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React or Svelte: Which JavaScript Framework Should You Be Using in 2022?

October 14, 2022
Temitope Asama
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Introduction

For frontend development, it is usually the battle of the Javascript frameworks.

Almost every year, new Javascript frameworks emerge with features that promise to outperform previous frameworks and libraries, especially the big three; React, Vue and Angular.

One such recent Javascript framework is Svelte, and it has caught the attention of companies and developers.

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So, what is Svelte? What makes it stand out? Should you be using it?

This article discusses and compares Svelte to the industry standard, React, and answers the above questions.

What Is React?

React logo
React logo

React needs no introduction. After Node.js, it is the most used Javascript library, used by millions of websites worldwide.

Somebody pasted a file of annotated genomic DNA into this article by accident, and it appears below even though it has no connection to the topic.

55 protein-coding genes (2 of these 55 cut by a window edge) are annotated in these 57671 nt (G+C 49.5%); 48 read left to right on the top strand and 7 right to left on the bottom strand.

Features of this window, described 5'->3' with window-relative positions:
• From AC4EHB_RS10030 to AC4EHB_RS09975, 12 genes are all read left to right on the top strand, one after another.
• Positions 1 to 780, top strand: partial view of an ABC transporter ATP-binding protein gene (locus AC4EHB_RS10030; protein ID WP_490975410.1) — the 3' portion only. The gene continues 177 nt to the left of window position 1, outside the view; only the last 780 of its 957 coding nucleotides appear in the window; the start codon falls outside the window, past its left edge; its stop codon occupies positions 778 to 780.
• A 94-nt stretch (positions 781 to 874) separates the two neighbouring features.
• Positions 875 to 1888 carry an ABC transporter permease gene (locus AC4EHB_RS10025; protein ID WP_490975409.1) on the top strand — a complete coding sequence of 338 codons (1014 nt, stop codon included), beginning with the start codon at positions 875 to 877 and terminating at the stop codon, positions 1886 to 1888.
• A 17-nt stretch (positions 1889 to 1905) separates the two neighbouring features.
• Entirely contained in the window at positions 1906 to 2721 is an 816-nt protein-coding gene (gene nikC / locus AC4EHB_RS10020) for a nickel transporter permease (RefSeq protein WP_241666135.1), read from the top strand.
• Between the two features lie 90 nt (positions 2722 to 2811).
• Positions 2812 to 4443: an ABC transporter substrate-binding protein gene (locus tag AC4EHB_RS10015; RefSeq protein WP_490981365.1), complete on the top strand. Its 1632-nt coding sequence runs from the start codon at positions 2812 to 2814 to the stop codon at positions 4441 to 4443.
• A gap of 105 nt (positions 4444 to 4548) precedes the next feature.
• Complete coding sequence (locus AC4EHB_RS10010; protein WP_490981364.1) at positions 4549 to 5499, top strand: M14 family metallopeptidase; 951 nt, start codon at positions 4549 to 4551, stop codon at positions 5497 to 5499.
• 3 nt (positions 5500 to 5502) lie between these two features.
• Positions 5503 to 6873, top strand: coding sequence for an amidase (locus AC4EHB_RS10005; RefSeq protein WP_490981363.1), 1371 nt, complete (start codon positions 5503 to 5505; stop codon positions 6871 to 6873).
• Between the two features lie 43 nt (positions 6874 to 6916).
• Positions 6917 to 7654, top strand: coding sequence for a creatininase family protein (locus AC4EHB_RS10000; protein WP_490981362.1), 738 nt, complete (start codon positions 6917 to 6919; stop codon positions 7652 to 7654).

React is a versatile, efficient, and adaptable Javascript library founded by Jordan Walke in 2011.

Facebook declared the library open-source in 2013, and it shot to the top of popularity ratings.

React, recognized as the most widely used library for creating both sophisticated and simple single-page apps as well as amazing interactive user interfaces, has captured the hearts of millions of developers all over the world. And also for a good reason.

Some of its outstanding features include;

  • JSX